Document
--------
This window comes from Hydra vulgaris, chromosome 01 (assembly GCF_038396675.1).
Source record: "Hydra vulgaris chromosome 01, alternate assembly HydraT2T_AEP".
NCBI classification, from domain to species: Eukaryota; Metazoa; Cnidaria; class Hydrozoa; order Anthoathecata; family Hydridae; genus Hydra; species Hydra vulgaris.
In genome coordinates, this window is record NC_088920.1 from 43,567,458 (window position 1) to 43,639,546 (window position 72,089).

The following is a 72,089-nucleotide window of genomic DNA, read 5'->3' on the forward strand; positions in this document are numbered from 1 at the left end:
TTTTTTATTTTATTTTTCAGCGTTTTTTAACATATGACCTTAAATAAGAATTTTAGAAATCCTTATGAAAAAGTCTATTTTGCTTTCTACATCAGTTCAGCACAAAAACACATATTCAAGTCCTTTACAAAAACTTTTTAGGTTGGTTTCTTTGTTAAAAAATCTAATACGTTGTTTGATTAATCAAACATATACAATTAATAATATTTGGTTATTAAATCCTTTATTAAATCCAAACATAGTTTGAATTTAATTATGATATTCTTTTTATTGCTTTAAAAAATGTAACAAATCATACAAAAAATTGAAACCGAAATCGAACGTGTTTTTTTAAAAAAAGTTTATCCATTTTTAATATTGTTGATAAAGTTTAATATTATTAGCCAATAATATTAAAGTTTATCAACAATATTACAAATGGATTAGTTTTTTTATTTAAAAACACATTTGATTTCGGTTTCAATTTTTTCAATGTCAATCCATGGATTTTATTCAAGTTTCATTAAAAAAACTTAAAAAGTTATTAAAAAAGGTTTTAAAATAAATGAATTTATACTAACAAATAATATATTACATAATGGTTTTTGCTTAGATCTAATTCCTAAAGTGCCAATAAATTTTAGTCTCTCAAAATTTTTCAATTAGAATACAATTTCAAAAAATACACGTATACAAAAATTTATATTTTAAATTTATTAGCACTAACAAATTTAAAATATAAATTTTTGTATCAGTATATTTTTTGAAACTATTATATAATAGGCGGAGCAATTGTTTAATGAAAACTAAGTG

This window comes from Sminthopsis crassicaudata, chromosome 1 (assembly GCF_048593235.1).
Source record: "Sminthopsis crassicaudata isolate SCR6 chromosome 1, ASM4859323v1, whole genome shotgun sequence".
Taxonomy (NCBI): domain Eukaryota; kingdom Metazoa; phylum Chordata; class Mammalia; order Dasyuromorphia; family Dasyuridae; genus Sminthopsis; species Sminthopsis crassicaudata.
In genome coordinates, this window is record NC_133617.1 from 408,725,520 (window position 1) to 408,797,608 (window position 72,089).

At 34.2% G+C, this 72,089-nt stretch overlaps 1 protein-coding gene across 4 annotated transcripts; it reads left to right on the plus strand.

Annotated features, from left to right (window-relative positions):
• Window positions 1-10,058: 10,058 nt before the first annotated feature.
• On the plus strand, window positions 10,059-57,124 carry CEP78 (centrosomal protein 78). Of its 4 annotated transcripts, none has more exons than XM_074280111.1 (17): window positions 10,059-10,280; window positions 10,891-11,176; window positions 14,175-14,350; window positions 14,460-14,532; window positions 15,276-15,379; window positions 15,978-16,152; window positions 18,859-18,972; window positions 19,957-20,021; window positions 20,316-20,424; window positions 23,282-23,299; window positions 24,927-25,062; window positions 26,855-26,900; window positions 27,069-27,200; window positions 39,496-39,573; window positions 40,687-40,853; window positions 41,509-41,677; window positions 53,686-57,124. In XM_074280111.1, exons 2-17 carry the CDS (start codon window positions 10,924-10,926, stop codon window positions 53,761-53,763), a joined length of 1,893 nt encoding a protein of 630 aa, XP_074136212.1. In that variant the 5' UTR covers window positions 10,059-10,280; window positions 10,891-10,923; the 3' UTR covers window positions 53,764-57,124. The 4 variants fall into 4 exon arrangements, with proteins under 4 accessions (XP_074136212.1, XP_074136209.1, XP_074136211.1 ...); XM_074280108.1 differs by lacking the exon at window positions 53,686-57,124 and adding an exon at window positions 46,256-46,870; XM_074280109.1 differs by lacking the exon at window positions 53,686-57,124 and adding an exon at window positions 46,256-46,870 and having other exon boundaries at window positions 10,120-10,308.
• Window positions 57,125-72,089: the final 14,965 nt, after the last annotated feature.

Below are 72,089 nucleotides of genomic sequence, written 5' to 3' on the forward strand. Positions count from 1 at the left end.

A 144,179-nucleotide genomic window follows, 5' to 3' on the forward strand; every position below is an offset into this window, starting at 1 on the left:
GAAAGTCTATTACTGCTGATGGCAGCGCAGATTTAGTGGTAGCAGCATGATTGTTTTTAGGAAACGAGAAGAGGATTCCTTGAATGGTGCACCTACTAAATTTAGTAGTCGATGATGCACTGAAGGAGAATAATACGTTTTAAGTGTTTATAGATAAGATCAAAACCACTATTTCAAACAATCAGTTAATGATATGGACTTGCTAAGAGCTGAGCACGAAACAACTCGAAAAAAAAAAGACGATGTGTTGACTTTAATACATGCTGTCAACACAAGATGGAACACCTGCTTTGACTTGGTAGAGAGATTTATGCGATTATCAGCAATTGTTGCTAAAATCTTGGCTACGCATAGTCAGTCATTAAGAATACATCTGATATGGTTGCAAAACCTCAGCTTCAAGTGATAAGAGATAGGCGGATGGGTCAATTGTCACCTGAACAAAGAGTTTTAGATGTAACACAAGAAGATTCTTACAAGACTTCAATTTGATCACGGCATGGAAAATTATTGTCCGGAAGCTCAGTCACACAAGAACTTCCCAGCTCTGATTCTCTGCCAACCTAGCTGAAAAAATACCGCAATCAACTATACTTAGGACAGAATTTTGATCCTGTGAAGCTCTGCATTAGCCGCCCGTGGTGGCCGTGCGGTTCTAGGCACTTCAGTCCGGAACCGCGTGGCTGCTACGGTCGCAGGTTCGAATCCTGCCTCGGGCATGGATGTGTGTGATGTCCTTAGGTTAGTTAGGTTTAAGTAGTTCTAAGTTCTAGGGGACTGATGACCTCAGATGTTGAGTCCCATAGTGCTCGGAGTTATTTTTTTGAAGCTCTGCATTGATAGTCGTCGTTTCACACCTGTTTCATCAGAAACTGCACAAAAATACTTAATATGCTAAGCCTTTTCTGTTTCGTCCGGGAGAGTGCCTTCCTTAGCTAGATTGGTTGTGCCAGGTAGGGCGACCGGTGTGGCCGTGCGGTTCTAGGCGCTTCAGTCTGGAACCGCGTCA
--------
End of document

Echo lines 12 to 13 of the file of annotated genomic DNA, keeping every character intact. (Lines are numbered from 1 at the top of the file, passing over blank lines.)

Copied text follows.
Annotated features, from left to right (window-relative positions):
• Window positions 1-10,058: 10,058 nt before the first annotated feature.